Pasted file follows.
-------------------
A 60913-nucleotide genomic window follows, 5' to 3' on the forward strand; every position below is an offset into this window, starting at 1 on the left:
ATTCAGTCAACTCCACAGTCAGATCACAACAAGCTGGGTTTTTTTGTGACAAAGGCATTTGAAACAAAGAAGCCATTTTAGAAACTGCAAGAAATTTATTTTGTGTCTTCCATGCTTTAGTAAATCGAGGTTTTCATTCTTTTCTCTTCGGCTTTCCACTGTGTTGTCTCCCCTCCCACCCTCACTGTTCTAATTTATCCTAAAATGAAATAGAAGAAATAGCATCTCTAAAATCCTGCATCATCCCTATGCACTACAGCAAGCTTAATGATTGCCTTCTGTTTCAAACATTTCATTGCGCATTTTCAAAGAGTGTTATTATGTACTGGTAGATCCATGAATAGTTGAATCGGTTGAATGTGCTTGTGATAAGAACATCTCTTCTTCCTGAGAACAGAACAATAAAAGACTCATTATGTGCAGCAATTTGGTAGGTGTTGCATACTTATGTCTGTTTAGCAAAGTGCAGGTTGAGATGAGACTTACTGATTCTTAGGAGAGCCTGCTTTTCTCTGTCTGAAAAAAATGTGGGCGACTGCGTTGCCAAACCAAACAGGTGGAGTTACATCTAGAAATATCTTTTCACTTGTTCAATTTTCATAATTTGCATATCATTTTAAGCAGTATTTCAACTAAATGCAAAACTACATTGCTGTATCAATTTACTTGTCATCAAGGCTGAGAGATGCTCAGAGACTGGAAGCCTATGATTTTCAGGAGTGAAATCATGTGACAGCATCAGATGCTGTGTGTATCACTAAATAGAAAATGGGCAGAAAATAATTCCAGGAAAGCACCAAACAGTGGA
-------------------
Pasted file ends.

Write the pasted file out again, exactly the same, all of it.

A 60913-nucleotide genomic window follows, 5' to 3' on the forward strand; every position below is an offset into this window, starting at 1 on the left:
ATTCAGTCAACTCCACAGTCAGATCACAACAAGCTGGGTTTTTTTGTGACAAAGGCATTTGAAACAAAGAAGCCATTTTAGAAACTGCAAGAAATTTATTTTGTGTCTTCCATGCTTTAGTAAATCGAGGTTTTCATTCTTTTCTCTTCGGCTTTCCACTGTGTTGTCTCCCCTCCCACCCTCACTGTTCTAATTTATCCTAAAATGAAATAGAAGAAATAGCATCTCTAAAATCCTGCATCATCCCTATGCACTACAGCAAGCTTAATGATTGCCTTCTGTTTCAAACATTTCATTGCGCATTTTCAAAGAGTGTTATTATGTACTGGTAGATCCATGAATAGTTGAATCGGTTGAATGTGCTTGTGATAAGAACATCTCTTCTTCCTGAGAACAGAACAATAAAAGACTCATTATGTGCAGCAATTTGGTAGGTGTTGCATACTTATGTCTGTTTAGCAAAGTGCAGGTTGAGATGAGACTTACTGATTCTTAGGAGAGCCTGCTTTTCTCTGTCTGAAAAAAATGTGGGCGACTGCGTTGCCAAACCAAACAGGTGGAGTTACATCTAGAAATATCTTTTCACTTGTTCAATTTTCATAATTTGCATATCATTTTAAGCAGTATTTCAACTAAATGCAAAACTACATTGCTGTATCAATTTACTTGTCATCAAGGCTGAGAGATGCTCAGAGACTGGAAGCCTATGATTTTCAGGAGTGAAATCATGTGACAGCATCAGATGCTGTGTGTATCACTAAATAGAAAATGGGCAGAAAATAATTCCAGGAAAGCACCAAACAGTGGA